As forces of the Islamic State of Iraq and Syria (ISIS) conquer major chunks of Sunni-inhabited areas in Iraq and advance on Baghdad, it has become fashionable among U.S. politicians and pundits to place the blame for the latest debacle at the feet of Prime Minister Nouri al-Maliki. Just a few years ago, though, those same opinion leaders hailed him as the symbol of a new, democratic Iraq. Maliki’s journey from Washington-backed national savior to scapegoat is a familiar one.
Time and time again, U.S. leaders and their media allies have anointed a Third World political figure as the latest Great Pro-Western Democratic Hope, only to become disillusioned when that leader fails to live up to Washington’s unrealistic expectations. Then, that leader becomes the cause of everything that has gone wrong in his country, combined with the implicit assumption that a change of leadership would make the troubling developments go away. It is a lazy, naïve style of foreign policy that ignores far deeper causes of instability in many of Washington’s client states.
The transformation of Maliki’s image from one of a democratic statesman to a divisive and inept sectarian political hack is similar to what has occurred in Afghanistan, another arena of dashed U.S. nation-building aspirations. In the years immediately following Washington’s ouster of the Taliban regime in Kabul, U.S. officials portrayed Hamid Karzai as someone who was committed to forging a modern, democratic Afghanistan. A few critics in the United States derided him as little more than the mayor of greater Kabul, and argued that his ability to stay in power at all was heavily dependent on the continued backing of U.S. occupation forces. American enthusiasts of Karzai’s rule, however, summarily dismissed such cynical observations.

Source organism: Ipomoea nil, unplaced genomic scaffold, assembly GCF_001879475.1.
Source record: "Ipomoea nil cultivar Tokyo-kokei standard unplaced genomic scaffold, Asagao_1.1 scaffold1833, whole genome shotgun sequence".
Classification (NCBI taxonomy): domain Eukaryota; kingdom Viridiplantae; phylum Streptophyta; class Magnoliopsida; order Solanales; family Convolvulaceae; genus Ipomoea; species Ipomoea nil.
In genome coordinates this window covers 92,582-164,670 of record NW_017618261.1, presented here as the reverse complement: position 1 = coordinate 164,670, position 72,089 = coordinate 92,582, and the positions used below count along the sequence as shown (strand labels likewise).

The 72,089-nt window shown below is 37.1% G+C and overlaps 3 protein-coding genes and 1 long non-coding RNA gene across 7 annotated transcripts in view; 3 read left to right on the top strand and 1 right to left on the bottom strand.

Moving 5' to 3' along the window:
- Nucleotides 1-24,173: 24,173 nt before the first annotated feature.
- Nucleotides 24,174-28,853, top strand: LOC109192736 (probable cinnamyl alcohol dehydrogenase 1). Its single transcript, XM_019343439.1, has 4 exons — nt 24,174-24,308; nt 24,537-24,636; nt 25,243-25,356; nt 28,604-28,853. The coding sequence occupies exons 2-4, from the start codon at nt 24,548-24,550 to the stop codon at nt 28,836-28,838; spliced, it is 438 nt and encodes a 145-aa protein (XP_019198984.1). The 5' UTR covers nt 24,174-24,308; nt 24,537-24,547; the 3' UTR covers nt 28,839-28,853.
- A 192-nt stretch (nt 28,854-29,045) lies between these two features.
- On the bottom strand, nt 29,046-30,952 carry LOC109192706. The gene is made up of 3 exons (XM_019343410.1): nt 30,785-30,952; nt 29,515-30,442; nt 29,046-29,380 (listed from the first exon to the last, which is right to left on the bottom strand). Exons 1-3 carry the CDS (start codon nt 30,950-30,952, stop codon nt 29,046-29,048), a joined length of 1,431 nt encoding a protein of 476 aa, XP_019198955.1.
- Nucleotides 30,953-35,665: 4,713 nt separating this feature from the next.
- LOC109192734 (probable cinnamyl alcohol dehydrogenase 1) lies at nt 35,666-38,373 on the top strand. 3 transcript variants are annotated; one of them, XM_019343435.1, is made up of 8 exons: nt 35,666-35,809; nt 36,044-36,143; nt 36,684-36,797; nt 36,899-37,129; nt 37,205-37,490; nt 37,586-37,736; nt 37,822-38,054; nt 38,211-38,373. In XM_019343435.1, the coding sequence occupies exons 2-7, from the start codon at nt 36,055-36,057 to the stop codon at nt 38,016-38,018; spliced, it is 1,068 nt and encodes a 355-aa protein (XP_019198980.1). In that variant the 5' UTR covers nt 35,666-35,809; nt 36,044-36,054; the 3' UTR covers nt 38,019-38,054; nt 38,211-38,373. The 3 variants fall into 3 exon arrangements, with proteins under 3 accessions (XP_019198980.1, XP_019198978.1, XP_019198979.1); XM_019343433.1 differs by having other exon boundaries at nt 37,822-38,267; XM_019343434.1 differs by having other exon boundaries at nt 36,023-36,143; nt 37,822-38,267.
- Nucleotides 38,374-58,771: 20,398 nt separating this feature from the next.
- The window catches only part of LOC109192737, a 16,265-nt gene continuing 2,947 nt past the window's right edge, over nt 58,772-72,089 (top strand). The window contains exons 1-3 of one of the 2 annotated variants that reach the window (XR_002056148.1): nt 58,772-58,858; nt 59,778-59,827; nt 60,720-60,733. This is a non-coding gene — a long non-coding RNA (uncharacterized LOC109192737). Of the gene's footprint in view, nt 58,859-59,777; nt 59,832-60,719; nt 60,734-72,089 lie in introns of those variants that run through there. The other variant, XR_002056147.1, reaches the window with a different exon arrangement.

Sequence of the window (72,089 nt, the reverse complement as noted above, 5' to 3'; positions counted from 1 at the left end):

Evidence gradually mounted, though, about the growing corruption (both financial scandals and indications of stolen elections) surrounding Karzai and his cohorts. Washington’s criticism of Karzai’s performance in office spiked, and calls for new leadership to save Afghanistan from sliding back into chaos have steadily grown. But placing the blame for Afghanistan’s woes solely, or even primarily, on Karzai ignores the deep political and ethnic fissures in that country. Examining those factors would require admitting that perhaps America’s nation-building hopes there were unrealistic from the outset, and U.S. officials are not inclined to engage in such introspection.
The pattern of investing excessive hopes in the leadership of a client and then turning on him when unpleasant reality intrudes goes back decades. A prominent example occurred during the late 1950s and early 1960s with respect to South Vietnamese President Ngo Dinh Diem. Powerful lobbies in the United States prodded Dwight Eisenhower’s administration to back Diem’s government against Hanoi’s attempt to reunify Vietnam under communist auspices. In a May 1955 Life Magazine editorial, publisher Henry Luce asserted that Diem was “a Roman Catholic and a simon-pure Vietnamese nationalist, thus doubly proof against Communist force.” Luce went on: “Diem’s growing strength immensely simplifies the task of U.S. diplomacy in Saigon. The task is, or should be, simply to back Diem to the hilt.” Other prominent media outlets were equally laudatory. Max Lerner of the New York Post hailed him as nothing less than a “calendar saint.” Newsweek correspondent Ernest K. Lindley described Diem as “one of the ablest free Asian leaders.”